So I broke a spoke a week ago, and when I put a new spoke in you know I trued it. Now, a week later, the bike feels like a kayak, because the back wheel is not very straight. Any idea why this would happen?

Some other information:

  1. Hybrid road/mountain bike, single speed. Pretty tall, like a 62cm frame I think, with relatively small wheels.
  2. I rode the bike with a broken spoke for another 30 miles or so before I had a chance to do something about it.
  3. I wheel got so out of whack with my broken spoke that it caused trouble with the rear brake: if I jammed the rear brake, the brake pad would slip off the wheel.
  4. Everything was fine up until the past few days

It's still rideable, and when I have a moment I'm going to go to the shop and true it again (hey, bikerowave!), but it seems like a waste of time to do that if there's some essential problem I'm ignoring.

  • How much had the bike been ridden with the broken spoke, and did you true it that way too? When you tured the wheel, what exactly did you do? Your description makes me doubt you used a spoke tensiometer, is that correct?
    – Мסž
    Jun 22, 2011 at 21:48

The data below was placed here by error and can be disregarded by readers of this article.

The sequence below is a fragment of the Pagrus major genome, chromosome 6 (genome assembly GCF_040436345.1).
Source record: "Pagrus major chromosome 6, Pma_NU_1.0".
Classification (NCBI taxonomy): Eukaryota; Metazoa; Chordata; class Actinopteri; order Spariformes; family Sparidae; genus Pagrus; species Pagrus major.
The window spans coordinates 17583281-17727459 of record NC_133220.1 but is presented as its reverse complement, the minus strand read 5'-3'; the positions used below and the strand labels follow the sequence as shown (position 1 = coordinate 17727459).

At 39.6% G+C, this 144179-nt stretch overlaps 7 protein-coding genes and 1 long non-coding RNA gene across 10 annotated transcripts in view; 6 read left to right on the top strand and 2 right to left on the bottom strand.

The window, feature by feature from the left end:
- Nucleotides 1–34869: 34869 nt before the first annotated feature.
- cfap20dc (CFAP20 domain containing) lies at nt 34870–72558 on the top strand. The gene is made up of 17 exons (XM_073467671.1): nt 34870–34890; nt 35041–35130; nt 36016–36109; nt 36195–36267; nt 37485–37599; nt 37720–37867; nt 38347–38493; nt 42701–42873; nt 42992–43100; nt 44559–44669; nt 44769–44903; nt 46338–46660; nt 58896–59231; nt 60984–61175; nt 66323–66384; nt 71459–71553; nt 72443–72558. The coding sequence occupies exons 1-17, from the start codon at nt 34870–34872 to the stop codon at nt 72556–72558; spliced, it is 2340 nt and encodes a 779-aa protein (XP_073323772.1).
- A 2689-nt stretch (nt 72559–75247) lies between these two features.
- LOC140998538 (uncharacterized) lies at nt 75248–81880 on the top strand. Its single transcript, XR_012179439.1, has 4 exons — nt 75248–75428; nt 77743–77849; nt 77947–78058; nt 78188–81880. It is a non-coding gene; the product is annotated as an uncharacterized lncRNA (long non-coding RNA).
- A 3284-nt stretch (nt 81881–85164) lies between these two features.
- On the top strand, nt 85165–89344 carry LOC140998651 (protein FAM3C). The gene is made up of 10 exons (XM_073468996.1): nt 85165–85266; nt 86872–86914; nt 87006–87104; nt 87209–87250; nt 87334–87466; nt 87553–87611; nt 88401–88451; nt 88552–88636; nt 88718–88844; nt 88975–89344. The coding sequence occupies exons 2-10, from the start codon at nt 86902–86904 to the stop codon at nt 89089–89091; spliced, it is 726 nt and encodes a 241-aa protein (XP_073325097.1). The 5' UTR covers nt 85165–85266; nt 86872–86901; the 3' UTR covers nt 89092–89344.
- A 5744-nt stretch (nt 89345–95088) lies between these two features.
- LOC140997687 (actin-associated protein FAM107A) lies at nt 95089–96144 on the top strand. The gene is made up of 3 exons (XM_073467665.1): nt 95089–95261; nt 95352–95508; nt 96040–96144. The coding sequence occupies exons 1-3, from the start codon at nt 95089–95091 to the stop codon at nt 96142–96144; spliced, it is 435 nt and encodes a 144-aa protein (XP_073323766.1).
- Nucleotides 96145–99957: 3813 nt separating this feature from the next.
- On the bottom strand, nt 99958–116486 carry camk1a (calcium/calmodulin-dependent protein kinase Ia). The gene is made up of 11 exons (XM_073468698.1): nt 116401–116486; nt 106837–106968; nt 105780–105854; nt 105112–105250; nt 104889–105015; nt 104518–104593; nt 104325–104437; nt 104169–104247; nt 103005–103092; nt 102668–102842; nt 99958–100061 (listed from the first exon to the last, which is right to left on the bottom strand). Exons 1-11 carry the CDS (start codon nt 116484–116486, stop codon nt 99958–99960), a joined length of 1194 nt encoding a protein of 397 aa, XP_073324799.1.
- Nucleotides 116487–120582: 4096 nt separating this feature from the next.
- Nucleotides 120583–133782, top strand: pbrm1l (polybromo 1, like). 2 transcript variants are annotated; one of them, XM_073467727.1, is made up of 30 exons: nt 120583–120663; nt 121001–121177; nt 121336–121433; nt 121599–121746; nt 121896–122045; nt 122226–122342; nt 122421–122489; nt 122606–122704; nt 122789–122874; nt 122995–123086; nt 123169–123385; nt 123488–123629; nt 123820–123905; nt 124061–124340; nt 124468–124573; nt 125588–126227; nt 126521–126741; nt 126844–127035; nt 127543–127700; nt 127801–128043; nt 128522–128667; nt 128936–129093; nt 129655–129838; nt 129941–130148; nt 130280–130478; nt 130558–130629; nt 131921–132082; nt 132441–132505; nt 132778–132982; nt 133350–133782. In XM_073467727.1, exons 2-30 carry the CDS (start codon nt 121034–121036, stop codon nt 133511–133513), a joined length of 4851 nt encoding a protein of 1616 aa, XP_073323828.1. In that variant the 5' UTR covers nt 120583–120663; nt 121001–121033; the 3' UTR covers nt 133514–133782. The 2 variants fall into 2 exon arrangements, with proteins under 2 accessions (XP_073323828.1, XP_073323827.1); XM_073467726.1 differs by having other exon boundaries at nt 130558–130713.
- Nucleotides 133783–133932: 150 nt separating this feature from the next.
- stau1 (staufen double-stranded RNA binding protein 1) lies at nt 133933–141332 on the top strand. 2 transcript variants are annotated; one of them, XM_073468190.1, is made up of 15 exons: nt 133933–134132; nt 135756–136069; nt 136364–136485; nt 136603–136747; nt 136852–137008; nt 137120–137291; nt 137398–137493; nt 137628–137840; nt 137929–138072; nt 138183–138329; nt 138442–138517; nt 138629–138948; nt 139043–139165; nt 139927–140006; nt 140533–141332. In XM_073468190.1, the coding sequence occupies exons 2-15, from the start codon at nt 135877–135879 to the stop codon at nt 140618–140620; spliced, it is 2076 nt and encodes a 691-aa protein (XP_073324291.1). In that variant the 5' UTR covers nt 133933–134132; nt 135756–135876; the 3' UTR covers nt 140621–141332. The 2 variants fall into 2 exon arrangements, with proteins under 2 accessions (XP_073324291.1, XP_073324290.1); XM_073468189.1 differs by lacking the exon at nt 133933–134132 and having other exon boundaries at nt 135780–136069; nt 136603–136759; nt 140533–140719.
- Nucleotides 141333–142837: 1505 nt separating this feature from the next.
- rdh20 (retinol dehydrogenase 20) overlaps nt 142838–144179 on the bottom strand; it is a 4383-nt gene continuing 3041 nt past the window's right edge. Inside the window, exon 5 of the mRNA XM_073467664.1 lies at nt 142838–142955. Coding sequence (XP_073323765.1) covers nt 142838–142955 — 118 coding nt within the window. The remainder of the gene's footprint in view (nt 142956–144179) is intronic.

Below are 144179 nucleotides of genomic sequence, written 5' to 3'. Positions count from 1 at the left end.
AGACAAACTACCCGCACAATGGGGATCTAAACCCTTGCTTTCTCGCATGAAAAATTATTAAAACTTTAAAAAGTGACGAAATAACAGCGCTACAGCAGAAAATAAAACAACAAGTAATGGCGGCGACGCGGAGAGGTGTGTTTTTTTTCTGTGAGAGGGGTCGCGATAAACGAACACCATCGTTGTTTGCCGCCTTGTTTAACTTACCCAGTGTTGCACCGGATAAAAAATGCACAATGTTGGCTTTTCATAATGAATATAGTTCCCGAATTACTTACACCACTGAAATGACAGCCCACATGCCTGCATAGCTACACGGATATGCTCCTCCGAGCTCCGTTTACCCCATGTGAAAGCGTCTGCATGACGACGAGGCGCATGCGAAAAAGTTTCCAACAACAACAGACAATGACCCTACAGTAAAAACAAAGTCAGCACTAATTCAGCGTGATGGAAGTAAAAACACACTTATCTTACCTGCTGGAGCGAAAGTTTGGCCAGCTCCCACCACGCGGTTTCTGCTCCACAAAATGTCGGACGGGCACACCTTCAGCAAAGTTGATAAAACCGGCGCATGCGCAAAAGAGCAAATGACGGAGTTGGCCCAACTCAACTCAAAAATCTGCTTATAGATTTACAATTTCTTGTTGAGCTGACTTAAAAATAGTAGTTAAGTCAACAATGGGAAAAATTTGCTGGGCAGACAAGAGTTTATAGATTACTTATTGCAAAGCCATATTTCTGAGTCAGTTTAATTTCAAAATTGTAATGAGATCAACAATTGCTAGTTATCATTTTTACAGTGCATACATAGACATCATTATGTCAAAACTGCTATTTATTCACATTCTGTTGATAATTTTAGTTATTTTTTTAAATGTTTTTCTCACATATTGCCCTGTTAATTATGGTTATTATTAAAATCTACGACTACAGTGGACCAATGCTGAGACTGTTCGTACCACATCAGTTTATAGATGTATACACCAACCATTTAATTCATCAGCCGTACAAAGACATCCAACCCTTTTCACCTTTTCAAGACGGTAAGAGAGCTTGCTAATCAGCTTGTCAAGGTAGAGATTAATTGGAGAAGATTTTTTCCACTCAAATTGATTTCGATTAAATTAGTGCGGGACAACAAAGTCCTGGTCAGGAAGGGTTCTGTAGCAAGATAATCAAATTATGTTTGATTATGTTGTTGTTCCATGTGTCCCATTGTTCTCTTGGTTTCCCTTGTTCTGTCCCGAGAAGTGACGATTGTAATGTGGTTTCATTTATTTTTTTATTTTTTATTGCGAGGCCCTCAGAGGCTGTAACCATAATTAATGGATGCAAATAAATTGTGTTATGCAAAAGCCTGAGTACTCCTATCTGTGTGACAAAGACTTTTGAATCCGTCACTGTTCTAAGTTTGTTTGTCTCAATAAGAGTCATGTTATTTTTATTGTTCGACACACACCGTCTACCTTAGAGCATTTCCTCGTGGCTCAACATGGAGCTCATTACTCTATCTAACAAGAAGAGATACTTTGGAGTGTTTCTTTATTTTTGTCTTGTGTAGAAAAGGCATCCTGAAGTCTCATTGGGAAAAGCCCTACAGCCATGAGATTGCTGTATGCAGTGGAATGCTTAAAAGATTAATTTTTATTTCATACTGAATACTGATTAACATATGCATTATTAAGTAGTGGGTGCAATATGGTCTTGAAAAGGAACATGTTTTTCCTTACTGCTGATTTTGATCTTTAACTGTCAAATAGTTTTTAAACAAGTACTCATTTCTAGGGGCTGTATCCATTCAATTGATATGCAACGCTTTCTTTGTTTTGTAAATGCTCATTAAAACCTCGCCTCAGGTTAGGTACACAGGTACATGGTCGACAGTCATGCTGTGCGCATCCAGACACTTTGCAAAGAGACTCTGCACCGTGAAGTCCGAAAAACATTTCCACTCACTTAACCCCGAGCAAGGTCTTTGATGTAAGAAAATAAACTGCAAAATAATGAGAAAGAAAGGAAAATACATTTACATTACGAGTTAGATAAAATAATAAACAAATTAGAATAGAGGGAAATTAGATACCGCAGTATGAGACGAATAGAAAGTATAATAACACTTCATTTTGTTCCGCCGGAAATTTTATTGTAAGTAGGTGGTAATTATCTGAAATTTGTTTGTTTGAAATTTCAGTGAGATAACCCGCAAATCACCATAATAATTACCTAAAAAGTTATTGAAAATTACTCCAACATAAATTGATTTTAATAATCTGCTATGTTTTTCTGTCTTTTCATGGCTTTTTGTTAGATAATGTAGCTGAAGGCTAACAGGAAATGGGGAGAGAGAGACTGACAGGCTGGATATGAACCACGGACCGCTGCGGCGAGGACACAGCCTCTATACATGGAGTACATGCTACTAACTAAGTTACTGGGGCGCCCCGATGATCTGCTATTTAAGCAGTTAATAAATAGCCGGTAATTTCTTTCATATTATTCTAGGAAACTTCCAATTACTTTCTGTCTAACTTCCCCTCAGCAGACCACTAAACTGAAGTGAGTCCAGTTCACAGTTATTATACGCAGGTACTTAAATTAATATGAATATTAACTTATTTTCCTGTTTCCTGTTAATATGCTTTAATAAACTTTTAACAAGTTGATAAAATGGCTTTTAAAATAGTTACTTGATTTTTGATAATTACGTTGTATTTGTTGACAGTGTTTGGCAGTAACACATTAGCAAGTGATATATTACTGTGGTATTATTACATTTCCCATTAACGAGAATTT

• I road on it the distance to get home, get where I needed to be the next day, and then to the bike place. Probably like 20-30 miles. And what makes you doubt that I used a tensiometer? I did! I set it on one of those bad boys that clamps your wheel and place and then you spin it and see where it hits the little claw bit on the front, and you have to check the tension on like every one of those guys, and then you do the clampy bit (ie the tensiometer) to see how that spoke is doing. Then you get all his buddies in line, pull the claw in a bit, and do it some more.
    – James
    Jun 24, 2011 at 4:55

3 Answers 3


I strongly suspect your spoke tension is quite uneven. If you installed the new spoke by just adding the new spoke, then that's even more likely.